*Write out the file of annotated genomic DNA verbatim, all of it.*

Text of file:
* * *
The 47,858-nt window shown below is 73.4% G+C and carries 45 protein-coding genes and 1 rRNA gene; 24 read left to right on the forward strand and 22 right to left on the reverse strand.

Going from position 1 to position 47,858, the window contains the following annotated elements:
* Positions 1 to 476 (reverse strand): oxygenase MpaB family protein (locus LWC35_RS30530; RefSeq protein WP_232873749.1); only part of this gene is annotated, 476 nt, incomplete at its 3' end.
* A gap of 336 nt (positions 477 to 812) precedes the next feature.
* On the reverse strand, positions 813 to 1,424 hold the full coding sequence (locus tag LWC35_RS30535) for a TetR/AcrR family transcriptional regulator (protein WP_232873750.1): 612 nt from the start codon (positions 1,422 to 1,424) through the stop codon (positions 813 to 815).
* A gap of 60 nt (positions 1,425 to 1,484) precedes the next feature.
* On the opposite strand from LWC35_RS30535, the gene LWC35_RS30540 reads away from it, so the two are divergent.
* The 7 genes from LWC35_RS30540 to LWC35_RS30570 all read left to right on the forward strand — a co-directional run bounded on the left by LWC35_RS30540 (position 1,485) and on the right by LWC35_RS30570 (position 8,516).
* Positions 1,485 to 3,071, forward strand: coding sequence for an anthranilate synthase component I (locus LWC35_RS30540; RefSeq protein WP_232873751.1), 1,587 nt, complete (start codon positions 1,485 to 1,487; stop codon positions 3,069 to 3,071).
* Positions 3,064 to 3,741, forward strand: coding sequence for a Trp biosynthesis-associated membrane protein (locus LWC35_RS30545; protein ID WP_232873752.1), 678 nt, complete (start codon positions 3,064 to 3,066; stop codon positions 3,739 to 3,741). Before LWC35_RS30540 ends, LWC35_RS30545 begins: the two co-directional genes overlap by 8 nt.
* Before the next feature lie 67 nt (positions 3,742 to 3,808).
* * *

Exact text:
The 47,858-nt window shown below is 73.4% G+C and carries 45 protein-coding genes and 1 rRNA gene; 24 read left to right on the forward strand and 22 right to left on the reverse strand.

Going from position 1 to position 47,858, the window contains the following annotated elements:
* Positions 1 to 476 (reverse strand): oxygenase MpaB family protein (locus LWC35_RS30530; RefSeq protein WP_232873749.1); only part of this gene is annotated, 476 nt, incomplete at its 3' end.
* A gap of 336 nt (positions 477 to 812) precedes the next feature.
* On the reverse strand, positions 813 to 1,424 hold the full coding sequence (locus tag LWC35_RS30535) for a TetR/AcrR family transcriptional regulator (protein WP_232873750.1): 612 nt from the start codon (positions 1,422 to 1,424) through the stop codon (positions 813 to 815).
* A gap of 60 nt (positions 1,425 to 1,484) precedes the next feature.
* On the opposite strand from LWC35_RS30535, the gene LWC35_RS30540 reads away from it, so the two are divergent.
* The 7 genes from LWC35_RS30540 to LWC35_RS30570 all read left to right on the forward strand — a co-directional run bounded on the left by LWC35_RS30540 (position 1,485) and on the right by LWC35_RS30570 (position 8,516).
* Positions 1,485 to 3,071, forward strand: coding sequence for an anthranilate synthase component I (locus LWC35_RS30540; RefSeq protein WP_232873751.1), 1,587 nt, complete (start codon positions 1,485 to 1,487; stop codon positions 3,069 to 3,071).
* Positions 3,064 to 3,741, forward strand: coding sequence for a Trp biosynthesis-associated membrane protein (locus LWC35_RS30545; protein ID WP_232873752.1), 678 nt, complete (start codon positions 3,064 to 3,066; stop codon positions 3,739 to 3,741). Before LWC35_RS30540 ends, LWC35_RS30545 begins: the two co-directional genes overlap by 8 nt.
* Before the next feature lie 67 nt (positions 3,742 to 3,808).